Students will be charged for earning excess credit hours
Freshman and transfer students enrolling for the first time in Florida state universities and community colleges beginning in the 2009-10 academic school year will be susceptible to a surcharge for extra credit hours.
If a student exceeeds 120 percent of the number of credit hours required to earn their baccalaureate degree, then they are required to pay an additional 50 percent for each credit hour earned in excess.
According to the University Controller's Office Web site, students will be charged an extra $44.29 per excess credit hour in 2009-10. Glen Besterfield, associate dean of undergraduate studies, said this number will increase as tuition rates escalate in the next few years.
Besterfield said a typical degree is earned in 120 credit hours, so a student might pay excess charges if he or she were to earn more than 144 hours.
"When you have students who … are graduating in 170, 180 hours, what they are doing is taking seats in classrooms away from other students," Besterfield said. "So now we have an access issue - we can't admit more students if we've got students hanging around here longer than necessary to get their degree."
Director of the Registrar's Office, Angela DeBose, said action will be taken if a student fails to pay the excess hours surcharge.
"There would be a hold on the student's record that would prevent them from having certain privileges, like registration and the ability to obtain a transcript," DeBose said. "Their diploma could potentially be held if they're at the point of graduation or earning a degree until the payment is made."
When calculating the amount of credit hours earned, all credits taken at the state university will be counted - including failed courses, classes dropped after the add/drop deadline and repeated courses.
However, classes repeated more than twice will be exempt because students are required to pay tuition at 100 percent of the full cost of instruction upon enrolling in the course the third time
"The state has thought this out pretty well. We don't want to harm certain students," Besterfield said. "Who you do want to charge extra are those students who have been at this University for so long because they have changed their major five or six times and they have accrued so many credits that don't count towards their degree."
The excess hours surcharge was enacted by the 2009 Florida Legislature under Senate Bill 1696. The bill also includes revisions to the Florida Bright Futures Scholarship program and Florida residency requirements for the in-state tuition rate.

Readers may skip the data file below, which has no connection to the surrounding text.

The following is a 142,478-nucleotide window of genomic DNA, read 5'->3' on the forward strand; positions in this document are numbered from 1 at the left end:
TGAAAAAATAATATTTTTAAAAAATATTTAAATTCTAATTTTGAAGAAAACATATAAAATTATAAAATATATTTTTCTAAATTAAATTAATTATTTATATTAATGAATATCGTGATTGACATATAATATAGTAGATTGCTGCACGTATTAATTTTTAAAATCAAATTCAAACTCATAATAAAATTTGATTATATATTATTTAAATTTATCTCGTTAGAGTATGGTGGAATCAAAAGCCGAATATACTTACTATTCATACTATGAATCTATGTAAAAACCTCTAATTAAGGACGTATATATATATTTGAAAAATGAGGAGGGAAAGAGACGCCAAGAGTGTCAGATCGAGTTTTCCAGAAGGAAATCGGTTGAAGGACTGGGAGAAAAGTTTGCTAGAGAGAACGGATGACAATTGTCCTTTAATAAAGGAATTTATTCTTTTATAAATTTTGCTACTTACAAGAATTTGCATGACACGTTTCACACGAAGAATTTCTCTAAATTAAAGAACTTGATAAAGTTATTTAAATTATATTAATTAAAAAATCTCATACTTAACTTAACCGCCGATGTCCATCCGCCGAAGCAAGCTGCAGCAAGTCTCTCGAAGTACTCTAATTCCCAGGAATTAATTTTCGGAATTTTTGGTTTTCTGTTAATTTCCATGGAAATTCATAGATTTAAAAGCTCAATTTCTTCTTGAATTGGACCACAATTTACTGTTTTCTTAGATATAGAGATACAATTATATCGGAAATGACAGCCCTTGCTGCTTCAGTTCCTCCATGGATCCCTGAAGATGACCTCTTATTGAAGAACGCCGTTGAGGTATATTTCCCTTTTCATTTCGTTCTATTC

Gov. Charlie Crist approved the bill May 27.
According to the legislation, credit hours that fall under certain categories will not be counted in the excess hours total.
Transfer credits not applied to the final degree program, credits earned through an "articulated accelerated mechanism" such as Advanced Placement and International Baccalaureate and credit hours earned through internship programs will be exempt from the total.
Also exempt are credit hours required for "certification, recertification or certificate programs," those taken by active-duty military personnel, remedial and English as a Second Language (ESOL) credits and credit hours required to achieve a double major.
Military science courses included in the Reserve Officers' Training Corps (ROTC) program will not be included in ROTC students' credit hour total.
Courses that a student must withdraw from because of medical or personal hardship reasons also might not be counted.
The Academic Regulations Committee (ARC), comprised mostly of academic advisers, must review individual students' medical withdrawal hardships, Besterfield said.
The ARC consults with the professor, and typically it is only considered medical hardship when a student withdraws from all courses, he said.
Besterfield said there are thousands of USF students staying in college longer than needed to earn their degree.
"Some people would allude to the current economy. They can't get a job, so they're staying in college," Besterfield said. "This is not based upon the current economy … we saw this years ago. Many students change their majors, they withdraw from a lot of courses, they fail a lot of courses - I think it's a multitude of factors."
In the next two years, transfer students will likely be the first affected by the excess hours surcharge, Besterfield said. However, if students meet with their academic adviser and take degree-applicable courses, he said they're likely not to be affected.
"There will probably be 10 percent of students that will be affected by this, and probably rightfully so in many instances," Besterfield said. "They should have graduated already, they should have met with their academic adviser, they should have planned their college years a little bit better, they should have focused a little bit more."
Under the Senate bill, all state universities are required to notify students of the surcharge when they first enroll in the institution and again when they have earned the number of credit hours required for their baccalaureate degree program.
DeBose said the Online Access Student Information System (OASIS) will be used to monitor students' credit hours.
"If a student nears or approaches where they're about to trigger excess hours, we're going to notify them," DeBose said. "They're going to also see the charge on their student account."
The USF Office of the Registrar sent a mass e-mail Aug. 11 notifying undergraduate students of the excess hours surcharge.
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